Archive for Comorbidities

List of Comorbidities

A person enters hospice based on a primary diagnosis. Multiplying cancer cells will lead to the death. Or, the aging heart grows weaker. Maybe lungs are compromised. Dementia demolishes normalcy. All of these illnesses may become fatal.

However, as we get older, as we get sicker, as we become more vulnerable, there’s typically more than one illness eroding the sturdy walls of our vitality. When a hospice team first reviews a patient’s history, her or his comorbidities are discussed along with the primary disease. In other words, we are alert to the other life-limiting conditions that assault fragile flesh and brittle bones. As a non-medical participant in the care of a patient, the number (and numbing names) on a list of comorbidities that can afflict someone often flabbergasts me.

Let’s say Patient A, a lovely 60-something teacher, is dying from breast cancer. But she also has . . . diabetes, hypertension, AAA, CVA and DJD and more.

Let’s say Patient B, a once feisty 80-something, struggles with congestive heart failure. But he also has . . . Alzheimer’s, CBBG, Hypothyroidism, Acute MI and COPD and more.

So many things can harm or kill us. (Can harm or kill . . . me.) Read More →

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Diss, Dys, and Hospice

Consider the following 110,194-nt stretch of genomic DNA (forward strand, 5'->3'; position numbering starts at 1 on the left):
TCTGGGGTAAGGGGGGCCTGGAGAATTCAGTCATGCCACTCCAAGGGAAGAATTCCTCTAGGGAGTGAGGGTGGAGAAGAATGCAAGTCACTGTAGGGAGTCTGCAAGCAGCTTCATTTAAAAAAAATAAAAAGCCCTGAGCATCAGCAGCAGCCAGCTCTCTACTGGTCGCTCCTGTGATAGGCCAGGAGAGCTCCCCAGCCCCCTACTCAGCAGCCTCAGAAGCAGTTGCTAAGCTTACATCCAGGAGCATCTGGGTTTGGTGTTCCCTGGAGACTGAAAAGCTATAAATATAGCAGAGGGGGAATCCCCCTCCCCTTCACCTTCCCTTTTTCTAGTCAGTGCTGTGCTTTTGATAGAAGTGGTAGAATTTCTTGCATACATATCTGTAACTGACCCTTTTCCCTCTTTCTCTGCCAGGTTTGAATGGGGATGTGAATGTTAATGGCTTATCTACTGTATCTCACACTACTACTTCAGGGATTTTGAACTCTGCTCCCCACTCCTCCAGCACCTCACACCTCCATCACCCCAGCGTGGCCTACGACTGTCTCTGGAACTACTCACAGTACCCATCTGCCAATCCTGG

btm0idnrkehdvvrcu5ok“Don’t ‘diss’ me, man.”

I first heard the slang diss in the 1980s, probably in a film or on TV. I’d always assumed it began in the raucous hip-hop music movement. An abbreviation of disrespect, the shorter diss made for easier rhyming and—at first—insider language for the hip-hop world. But lexicographer Jonathon Green found a reference for diss in a 1906 Australian newspaper. Could the slang term have actually emerged from the land “down under?”

Because of my hospice work, I think of different phrases. Instead of “diss,” I learn new-to-me appearances of the prefix “dys” on a regular basis.

“Don’t ‘dys’ me,” I might wish for our patients, but dys never disappears for too long as we confer about our patients’ health issues. In a meeting this week, a nurse explained—clinically and efficiently—the long list of comorbidities for a new hospice admission. The patient had, the nurse said, dystonia.

Dystonia . . . dys-what? Read More →

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